The news that veteran NBC News anchor Tom Brokaw had a cancer called multiple myeloma may have sent other journalists searching for more information on the disease. Not 11Alive's education reporter Donna Lowry. She's battled the cancer for several years. Here is her story.
My multiple myeloma diagnosis came about eight years ago, during a routine physical exam. That's when blood tests revealed I had protein in my blood. At the time, I had no idea what that meant.
It means I have a blood cancer --- abnormal plasma cells inside bone marrow. The cancerous plasma cells build-up, crowd out the good, red blood cells and make a lot of one type of protein
"This protein, which is an antibody, floats around in the blood and if gets to a high enough quantity, it can actually get stuck in the kidney and causes kidney failure," said Dr. Laura Weakland, a Georgia Cancer Specialists oncologist.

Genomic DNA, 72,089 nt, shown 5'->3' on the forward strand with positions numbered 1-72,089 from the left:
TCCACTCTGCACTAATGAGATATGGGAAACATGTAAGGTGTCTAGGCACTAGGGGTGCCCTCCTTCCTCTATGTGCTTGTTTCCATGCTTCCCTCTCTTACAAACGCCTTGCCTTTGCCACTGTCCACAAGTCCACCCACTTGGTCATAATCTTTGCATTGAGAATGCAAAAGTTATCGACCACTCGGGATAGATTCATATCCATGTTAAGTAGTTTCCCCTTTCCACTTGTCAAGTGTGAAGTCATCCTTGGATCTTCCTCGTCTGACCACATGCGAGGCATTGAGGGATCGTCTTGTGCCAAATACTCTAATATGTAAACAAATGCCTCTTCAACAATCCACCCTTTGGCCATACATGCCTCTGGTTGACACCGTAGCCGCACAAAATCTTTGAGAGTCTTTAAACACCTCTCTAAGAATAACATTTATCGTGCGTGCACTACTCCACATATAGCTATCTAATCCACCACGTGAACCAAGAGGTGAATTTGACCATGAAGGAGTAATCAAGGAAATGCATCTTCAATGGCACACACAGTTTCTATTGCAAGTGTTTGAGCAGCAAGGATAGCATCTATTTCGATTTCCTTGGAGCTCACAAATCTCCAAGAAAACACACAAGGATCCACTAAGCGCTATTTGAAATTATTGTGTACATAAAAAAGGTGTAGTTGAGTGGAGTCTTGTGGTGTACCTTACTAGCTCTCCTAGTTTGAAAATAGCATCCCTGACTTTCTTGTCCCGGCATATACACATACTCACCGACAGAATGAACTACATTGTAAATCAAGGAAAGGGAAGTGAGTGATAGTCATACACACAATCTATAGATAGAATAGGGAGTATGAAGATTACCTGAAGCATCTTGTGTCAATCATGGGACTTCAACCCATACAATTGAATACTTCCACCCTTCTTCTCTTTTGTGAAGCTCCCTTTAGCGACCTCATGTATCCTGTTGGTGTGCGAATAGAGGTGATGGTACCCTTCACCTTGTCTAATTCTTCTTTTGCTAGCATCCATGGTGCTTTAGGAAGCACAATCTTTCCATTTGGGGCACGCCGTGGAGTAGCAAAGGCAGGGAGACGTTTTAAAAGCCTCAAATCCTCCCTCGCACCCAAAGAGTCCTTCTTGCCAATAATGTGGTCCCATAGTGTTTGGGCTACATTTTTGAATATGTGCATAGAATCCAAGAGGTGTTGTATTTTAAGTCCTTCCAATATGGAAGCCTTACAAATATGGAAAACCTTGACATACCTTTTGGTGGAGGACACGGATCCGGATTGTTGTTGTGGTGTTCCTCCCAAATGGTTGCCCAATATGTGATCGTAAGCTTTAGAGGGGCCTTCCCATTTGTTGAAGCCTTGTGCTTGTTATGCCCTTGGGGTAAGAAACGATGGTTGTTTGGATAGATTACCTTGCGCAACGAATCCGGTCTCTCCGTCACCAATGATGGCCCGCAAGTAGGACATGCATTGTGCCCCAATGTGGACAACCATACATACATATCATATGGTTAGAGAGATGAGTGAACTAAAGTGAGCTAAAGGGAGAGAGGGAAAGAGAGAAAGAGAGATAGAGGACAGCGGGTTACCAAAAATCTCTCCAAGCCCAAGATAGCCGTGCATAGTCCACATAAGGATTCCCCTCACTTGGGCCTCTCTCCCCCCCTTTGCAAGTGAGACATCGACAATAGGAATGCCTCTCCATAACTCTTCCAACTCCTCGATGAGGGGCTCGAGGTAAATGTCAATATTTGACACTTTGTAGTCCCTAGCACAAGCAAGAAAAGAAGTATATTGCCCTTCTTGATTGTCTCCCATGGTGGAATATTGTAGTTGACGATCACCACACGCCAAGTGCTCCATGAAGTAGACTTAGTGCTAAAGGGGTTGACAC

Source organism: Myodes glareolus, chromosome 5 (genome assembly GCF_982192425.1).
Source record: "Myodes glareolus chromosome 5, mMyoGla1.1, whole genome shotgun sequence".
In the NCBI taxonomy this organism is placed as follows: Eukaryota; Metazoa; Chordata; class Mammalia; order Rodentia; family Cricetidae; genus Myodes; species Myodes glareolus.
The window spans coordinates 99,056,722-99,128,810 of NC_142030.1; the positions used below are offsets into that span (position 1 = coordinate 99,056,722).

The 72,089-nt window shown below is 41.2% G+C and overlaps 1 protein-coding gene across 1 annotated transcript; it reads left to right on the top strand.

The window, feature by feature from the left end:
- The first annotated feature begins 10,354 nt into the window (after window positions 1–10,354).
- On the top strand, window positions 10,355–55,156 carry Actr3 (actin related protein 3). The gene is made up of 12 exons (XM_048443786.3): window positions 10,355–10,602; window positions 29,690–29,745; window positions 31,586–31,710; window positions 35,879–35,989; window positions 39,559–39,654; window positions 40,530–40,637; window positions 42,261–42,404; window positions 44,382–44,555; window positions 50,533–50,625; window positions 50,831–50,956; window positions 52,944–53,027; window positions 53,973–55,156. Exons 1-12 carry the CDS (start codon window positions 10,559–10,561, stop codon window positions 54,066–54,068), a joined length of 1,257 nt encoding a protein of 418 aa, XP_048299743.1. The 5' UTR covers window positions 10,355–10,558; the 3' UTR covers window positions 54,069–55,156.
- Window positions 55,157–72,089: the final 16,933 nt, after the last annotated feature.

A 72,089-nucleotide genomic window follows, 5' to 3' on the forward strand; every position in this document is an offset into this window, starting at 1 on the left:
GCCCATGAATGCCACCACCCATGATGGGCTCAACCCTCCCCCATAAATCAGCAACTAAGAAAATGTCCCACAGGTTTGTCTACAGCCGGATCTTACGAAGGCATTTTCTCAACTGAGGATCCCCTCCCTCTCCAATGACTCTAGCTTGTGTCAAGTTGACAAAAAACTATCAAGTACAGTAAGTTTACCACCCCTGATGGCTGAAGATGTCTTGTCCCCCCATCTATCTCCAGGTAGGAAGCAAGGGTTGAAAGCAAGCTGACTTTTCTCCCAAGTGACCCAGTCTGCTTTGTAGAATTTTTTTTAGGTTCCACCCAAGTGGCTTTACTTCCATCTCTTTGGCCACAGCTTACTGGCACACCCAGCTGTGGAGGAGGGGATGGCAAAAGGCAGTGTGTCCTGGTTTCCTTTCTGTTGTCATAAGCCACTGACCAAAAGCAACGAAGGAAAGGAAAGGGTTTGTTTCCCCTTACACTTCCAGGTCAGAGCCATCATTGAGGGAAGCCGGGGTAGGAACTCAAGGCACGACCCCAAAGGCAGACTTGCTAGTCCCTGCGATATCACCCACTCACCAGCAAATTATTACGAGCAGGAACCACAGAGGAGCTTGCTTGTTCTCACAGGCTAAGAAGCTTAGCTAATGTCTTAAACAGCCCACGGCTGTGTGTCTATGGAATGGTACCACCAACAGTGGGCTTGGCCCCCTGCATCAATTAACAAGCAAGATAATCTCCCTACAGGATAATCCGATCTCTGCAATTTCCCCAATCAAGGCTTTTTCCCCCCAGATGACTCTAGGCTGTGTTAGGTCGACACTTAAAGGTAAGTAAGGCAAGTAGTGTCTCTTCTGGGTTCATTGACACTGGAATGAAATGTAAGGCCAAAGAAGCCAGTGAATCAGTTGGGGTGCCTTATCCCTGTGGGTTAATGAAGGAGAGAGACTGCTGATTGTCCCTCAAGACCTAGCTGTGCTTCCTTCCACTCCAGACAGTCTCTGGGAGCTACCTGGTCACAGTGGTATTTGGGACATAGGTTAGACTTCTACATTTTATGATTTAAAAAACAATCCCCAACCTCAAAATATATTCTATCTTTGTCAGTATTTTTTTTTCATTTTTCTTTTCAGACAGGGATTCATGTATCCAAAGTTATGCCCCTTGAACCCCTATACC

Kidney trouble is one of four areas under close watch in multiple Myeloma patients, in addition to signs of anemia, increases in calcium levels and holes developing in the bones
About 20,000 people are diagnosed with multiple myeloma every year in the U.S. It's most prevalent in African Americans and men. It's usually diagnosed in people 60 to 70 years old. I learned of it in my 40s
"Probably about 10 percent of patients that have a asymptomatic disease like you do, don't progress much and you're not," Weakland said. "It's the hardest thing to explain. Hey, you have cancer, but no, I don't need to really do anything."
For me with Dr. Weakland and GA Cancer Specialists, it's meant testing and watching. If the disease progresses, treatment can range from chemotherapy to stem cell and/or bone marrow transplants.
For now, Tom Brokaw's keeping specific details of his disease and treatment private. I'm talking about it as a reminder that routine doctor's visits are recommended for a reason. I'm getting treated early before things become worse. It's why I feel good right now.
PHOTOS | Tom Brokaw through the years